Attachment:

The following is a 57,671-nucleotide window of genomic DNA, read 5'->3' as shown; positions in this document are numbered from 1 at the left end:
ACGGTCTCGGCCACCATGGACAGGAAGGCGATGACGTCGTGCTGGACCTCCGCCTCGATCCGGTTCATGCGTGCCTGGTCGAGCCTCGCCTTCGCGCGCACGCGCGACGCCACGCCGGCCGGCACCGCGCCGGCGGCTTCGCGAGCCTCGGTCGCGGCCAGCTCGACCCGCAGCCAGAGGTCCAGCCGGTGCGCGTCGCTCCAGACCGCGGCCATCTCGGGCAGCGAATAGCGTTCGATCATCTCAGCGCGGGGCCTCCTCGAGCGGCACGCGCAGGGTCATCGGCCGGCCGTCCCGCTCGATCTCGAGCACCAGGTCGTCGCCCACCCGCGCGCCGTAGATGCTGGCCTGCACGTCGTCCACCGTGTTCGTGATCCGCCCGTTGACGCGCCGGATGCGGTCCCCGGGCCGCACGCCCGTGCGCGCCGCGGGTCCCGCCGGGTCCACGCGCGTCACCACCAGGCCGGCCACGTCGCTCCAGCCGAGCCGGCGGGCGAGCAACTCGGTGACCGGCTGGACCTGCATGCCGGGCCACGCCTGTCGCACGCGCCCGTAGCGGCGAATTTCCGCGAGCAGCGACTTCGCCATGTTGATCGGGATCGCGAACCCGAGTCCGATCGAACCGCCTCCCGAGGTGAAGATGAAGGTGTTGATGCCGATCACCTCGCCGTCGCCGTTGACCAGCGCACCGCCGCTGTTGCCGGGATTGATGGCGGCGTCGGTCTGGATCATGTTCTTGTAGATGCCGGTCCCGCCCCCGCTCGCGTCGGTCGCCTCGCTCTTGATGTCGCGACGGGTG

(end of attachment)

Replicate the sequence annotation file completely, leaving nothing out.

The following is a 57,671-nucleotide window of genomic DNA, read 5'->3' as shown; positions in this document are numbered from 1 at the left end:
ACGGTCTCGGCCACCATGGACAGGAAGGCGATGACGTCGTGCTGGACCTCCGCCTCGATCCGGTTCATGCGTGCCTGGTCGAGCCTCGCCTTCGCGCGCACGCGCGACGCCACGCCGGCCGGCACCGCGCCGGCGGCTTCGCGAGCCTCGGTCGCGGCCAGCTCGACCCGCAGCCAGAGGTCCAGCCGGTGCGCGTCGCTCCAGACCGCGGCCATCTCGGGCAGCGAATAGCGTTCGATCATCTCAGCGCGGGGCCTCCTCGAGCGGCACGCGCAGGGTCATCGGCCGGCCGTCCCGCTCGATCTCGAGCACCAGGTCGTCGCCCACCCGCGCGCCGTAGATGCTGGCCTGCACGTCGTCCACCGTGTTCGTGATCCGCCCGTTGACGCGCCGGATGCGGTCCCCGGGCCGCACGCCCGTGCGCGCCGCGGGTCCCGCCGGGTCCACGCGCGTCACCACCAGGCCGGCCACGTCGCTCCAGCCGAGCCGGCGGGCGAGCAACTCGGTGACCGGCTGGACCTGCATGCCGGGCCACGCCTGTCGCACGCGCCCGTAGCGGCGAATTTCCGCGAGCAGCGACTTCGCCATGTTGATCGGGATCGCGAACCCGAGTCCGATCGAACCGCCTCCCGAGGTGAAGATGAAGGTGTTGATGCCGATCACCTCGCCGTCGCCGTTGACCAGCGCACCGCCGCTGTTGCCGGGATTGATGGCGGCGTCGGTCTGGATCATGTTCTTGTAGATGCCGGTCCCGCCCCCGCTCGCGTCGGTCGCCTCGCTCTTGATGTCGCGACGGGTG